Rock critic dean Robert Christgau didn't much care for Gas, Food & Lodging. Formerly a supporter of the band, he took against the distinctively new sound of their second album proper in his review of the time in the pages of Village Voice.
They used to be fun, partly because you couldn't tell whether they knew how risibly their wacked-out post-adolescent angst came across. So now they unveil their road/roots/maturity album, which extols heroic dreams and revives Americana - drunks, murderers, husbands who've "passed away." Fun it's not. And in addition to the melodies thinning out, as melodies will, the playing's somehow gotten sloppier. B-
It's an interesting review. Formerly at least loosely affiliated to the Californian Paisley Underground scene, with a distinctly psychedelic sixties garage feel to their sound, Gas, Food & Lodging clearly saw Green on Red choosing a particular fork in the road. It was to prove a sensible one, career wise, for while their contemporaries in that particular scene were to founder one by one, Rain Parade, Long Ryders, Dream Syndicate and True West, Green on Red endured well into the nineties and then onto solo careers for main men Dan Stuart and Chuck Prophet that still must pay the rent. I'll try to assess the aesthetic merits or otherwise of that decision here.
I bought Gas, Food & Lodging at the time of its release in 1985. Clued up by interviews from R.E.M. on their first visits to the UK to the Paisley Underground scene, I steadily began to acquire the records by the major players coming out from that scene and getting a reasonable amount of attention from the Melody Maker and the alternative evening TV programme, The Old Grey Whistle Test. Gas, Food & Lodging was a slightly less amenable record than many of the others. Not trying to be likable, rather opting for edgy and wired, Christgau was quite right about it being thinner on melodies while compensating in terms of attitude.
It's quite clearly life viewed from the bottom of a glass at the end of an evening, worse for wear, in a dimly lit bar somewhere in mythic America, with a potential nemesis crouched on the same bar a few stools down. Not altogether authentic, Green on Red are trying on clothes here, much as Tom Waits had a few years earlier, they wore them in only properly after long gigging slogs up and down the American highway.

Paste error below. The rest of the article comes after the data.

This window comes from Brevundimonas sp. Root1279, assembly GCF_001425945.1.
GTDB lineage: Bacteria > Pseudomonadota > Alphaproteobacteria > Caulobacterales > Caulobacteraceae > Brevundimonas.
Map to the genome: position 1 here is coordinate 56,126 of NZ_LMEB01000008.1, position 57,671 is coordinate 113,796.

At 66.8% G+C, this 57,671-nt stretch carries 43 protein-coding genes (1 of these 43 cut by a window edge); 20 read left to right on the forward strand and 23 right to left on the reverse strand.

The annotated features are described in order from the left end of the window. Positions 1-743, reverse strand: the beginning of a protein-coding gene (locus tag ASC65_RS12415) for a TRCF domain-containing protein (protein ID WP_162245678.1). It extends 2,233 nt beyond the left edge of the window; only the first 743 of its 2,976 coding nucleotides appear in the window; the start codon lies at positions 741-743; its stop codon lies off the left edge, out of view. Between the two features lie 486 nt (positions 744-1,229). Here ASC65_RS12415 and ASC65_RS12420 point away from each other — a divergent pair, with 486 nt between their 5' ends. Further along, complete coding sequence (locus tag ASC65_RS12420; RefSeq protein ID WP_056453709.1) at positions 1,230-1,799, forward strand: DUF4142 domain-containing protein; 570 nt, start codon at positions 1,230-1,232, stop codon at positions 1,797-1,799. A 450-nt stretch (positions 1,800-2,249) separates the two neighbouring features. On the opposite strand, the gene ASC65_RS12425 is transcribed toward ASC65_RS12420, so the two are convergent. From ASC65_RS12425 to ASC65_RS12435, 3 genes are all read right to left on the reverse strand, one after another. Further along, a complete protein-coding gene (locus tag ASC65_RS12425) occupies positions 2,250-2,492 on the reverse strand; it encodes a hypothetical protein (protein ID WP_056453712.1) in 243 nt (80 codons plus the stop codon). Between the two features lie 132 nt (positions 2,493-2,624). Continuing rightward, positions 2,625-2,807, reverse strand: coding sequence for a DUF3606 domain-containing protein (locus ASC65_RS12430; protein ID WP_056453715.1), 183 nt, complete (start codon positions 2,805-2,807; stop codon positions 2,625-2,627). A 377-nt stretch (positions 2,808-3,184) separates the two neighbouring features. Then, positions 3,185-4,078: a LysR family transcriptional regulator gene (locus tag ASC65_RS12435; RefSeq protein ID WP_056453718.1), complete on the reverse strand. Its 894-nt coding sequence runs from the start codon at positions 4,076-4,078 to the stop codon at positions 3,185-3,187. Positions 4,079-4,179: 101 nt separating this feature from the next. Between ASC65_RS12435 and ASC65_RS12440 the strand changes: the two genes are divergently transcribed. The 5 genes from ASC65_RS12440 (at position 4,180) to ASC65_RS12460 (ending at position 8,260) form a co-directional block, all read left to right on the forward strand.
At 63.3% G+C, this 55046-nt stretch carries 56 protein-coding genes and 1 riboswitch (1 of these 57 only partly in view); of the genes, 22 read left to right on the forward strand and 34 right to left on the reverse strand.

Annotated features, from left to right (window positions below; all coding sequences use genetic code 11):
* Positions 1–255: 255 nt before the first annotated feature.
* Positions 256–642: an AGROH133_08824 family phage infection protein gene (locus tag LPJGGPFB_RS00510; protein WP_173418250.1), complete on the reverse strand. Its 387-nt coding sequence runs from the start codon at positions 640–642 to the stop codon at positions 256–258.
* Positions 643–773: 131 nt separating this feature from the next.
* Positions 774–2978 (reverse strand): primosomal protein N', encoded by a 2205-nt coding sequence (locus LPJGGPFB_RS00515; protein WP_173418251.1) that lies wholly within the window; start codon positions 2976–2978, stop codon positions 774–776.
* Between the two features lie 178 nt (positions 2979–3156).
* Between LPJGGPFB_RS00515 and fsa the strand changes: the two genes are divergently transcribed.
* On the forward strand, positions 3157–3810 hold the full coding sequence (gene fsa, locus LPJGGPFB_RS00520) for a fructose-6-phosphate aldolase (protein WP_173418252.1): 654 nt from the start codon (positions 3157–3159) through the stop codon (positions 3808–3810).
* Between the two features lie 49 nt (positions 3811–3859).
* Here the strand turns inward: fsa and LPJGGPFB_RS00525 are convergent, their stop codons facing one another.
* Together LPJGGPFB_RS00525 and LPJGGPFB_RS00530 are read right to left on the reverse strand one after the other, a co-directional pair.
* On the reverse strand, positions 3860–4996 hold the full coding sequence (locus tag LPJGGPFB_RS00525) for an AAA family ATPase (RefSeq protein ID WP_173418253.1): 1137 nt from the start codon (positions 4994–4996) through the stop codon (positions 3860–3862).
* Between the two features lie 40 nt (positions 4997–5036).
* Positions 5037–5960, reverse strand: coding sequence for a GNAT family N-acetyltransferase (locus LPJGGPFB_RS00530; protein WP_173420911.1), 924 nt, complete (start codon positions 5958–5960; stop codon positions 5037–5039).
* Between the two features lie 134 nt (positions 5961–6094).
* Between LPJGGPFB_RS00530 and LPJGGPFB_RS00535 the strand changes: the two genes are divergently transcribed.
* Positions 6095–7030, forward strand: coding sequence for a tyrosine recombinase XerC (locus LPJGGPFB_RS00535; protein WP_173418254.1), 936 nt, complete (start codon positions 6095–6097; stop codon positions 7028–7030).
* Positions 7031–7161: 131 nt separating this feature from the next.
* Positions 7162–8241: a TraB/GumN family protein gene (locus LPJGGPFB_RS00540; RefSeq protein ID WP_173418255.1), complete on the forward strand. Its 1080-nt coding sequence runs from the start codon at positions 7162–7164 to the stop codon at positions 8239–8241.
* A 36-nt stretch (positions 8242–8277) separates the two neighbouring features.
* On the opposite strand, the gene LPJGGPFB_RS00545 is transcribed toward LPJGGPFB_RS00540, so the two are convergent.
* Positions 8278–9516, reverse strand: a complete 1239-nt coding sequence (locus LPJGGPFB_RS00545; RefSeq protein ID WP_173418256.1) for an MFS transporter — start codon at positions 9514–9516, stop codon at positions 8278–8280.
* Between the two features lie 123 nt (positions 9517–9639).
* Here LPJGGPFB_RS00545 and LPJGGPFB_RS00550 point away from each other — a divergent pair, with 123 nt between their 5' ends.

It's the America of Peckinpah, Ford, Steinbeck, Hammett and Cain, filmic and wide-screened and hell-bent on trouble. At least that's what they're aiming for though not every shot hits home. As I've suggested the band's sound still needs filling out and much of the grittiness that's hinted at here comes from the pages of paperbacks rather than lived-experience. It would come with time.
Nevertheless, it certainly has its moments and you can see why it's come to be remembered as a pioneering record, guiding american guitar bands back to Americana as Christgau suggests. I'd go for This I Know and Easy Way Out for starters as moments where heart wins out over head and the band show themselves as capable of an independent vision distinct from their book, record and video collections.
While Stuart is not quite the ice-cold killer he'd like to sell himself as here, he certainly sounds as if he's putting in his time at the bar. Both he and his band come across as drunk for a good deal of the time over the course of the record and that's just as it should be. They're embracing a certain vision of dissolution and loss that's deeply American, going back to the frontier days and rearing its head every decade since.
Neil Young is the obvious, ever-present musical touchstone. Young himself is absolutely ragged and inconsistent in terms of his outputs, not everything seems to fit, even on his very best records and Green on Red take up that template. Songs don't necessarily follow one another or slot together, all snapshots from the dreamlike and endless American road.
So Gas, Food & Lodging is the sound of Stuart sharpening his pencil and the band working on their licks. Not a perfectly realised vision but a prototype for where they saw themselves a few years down the line. Christgau is right to the extent that it's not much fun, but then overall its work in progress. The band were intent on survival and psychedelicisms and garage moves alone weren't likely to get them there. They chose the road and were right to do so. This is not a perfect record by any means but in its own way, it is an important one.
Here's an alternative judgement from Christgau's, perhaps the appropriate, historical one from a 2003 review from Uncut.
'For a band whose significance as path-beaters between early ’70s outlaw country and early ’90s No Depressionism grows ever more indelible, Green On Red’s back catalogue has been appallingly mishandled. Gas Food Lodging from 1985 (which was an Uncut Classic Album in October 2002) remains a defining example of howling country-punk, featuring Dan Stuart’s vicious rasp. On the likes of “Hair Of The Dog”, the music joins the dots between Merle Haggard and The Replacements.'